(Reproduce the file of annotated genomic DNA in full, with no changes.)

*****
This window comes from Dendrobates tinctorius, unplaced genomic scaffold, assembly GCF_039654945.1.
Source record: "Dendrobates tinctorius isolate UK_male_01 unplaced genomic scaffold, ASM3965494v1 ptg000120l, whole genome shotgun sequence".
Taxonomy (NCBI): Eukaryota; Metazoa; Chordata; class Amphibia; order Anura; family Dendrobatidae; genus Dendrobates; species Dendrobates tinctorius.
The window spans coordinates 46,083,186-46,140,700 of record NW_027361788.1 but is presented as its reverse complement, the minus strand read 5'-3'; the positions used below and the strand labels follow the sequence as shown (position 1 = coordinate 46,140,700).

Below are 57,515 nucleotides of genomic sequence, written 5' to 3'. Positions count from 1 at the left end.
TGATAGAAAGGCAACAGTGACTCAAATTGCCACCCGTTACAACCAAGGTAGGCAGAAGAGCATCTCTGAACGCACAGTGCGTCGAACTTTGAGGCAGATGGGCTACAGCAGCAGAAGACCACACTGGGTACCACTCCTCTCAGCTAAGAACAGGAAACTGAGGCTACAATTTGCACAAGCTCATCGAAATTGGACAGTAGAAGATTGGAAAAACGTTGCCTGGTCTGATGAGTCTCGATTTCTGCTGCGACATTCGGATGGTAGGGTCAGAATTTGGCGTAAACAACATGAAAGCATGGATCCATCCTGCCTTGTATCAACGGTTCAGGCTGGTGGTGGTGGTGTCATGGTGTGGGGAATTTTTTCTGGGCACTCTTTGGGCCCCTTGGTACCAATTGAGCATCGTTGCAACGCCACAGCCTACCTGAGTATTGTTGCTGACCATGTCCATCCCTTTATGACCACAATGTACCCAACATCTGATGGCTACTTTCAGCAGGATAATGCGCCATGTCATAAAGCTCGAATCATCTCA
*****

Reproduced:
This window comes from Dendrobates tinctorius, unplaced genomic scaffold, assembly GCF_039654945.1.
Source record: "Dendrobates tinctorius isolate UK_male_01 unplaced genomic scaffold, ASM3965494v1 ptg000120l, whole genome shotgun sequence".
Taxonomy (NCBI): Eukaryota; Metazoa; Chordata; class Amphibia; order Anura; family Dendrobatidae; genus Dendrobates; species Dendrobates tinctorius.
The window spans coordinates 46,083,186-46,140,700 of record NW_027361788.1 but is presented as its reverse complement, the minus strand read 5'-3'; the positions used below and the strand labels follow the sequence as shown (position 1 = coordinate 46,140,700).

Below are 57,515 nucleotides of genomic sequence, written 5' to 3'. Positions count from 1 at the left end.
TGATAGAAAGGCAACAGTGACTCAAATTGCCACCCGTTACAACCAAGGTAGGCAGAAGAGCATCTCTGAACGCACAGTGCGTCGAACTTTGAGGCAGATGGGCTACAGCAGCAGAAGACCACACTGGGTACCACTCCTCTCAGCTAAGAACAGGAAACTGAGGCTACAATTTGCACAAGCTCATCGAAATTGGACAGTAGAAGATTGGAAAAACGTTGCCTGGTCTGATGAGTCTCGATTTCTGCTGCGACATTCGGATGGTAGGGTCAGAATTTGGCGTAAACAACATGAAAGCATGGATCCATCCTGCCTTGTATCAACGGTTCAGGCTGGTGGTGGTGGTGTCATGGTGTGGGGAATTTTTTCTGGGCACTCTTTGGGCCCCTTGGTACCAATTGAGCATCGTTGCAACGCCACAGCCTACCTGAGTATTGTTGCTGACCATGTCCATCCCTTTATGACCACAATGTACCCAACATCTGATGGCTACTTTCAGCAGGATAATGCGCCATGTCATAAAGCTCGAATCATCTCA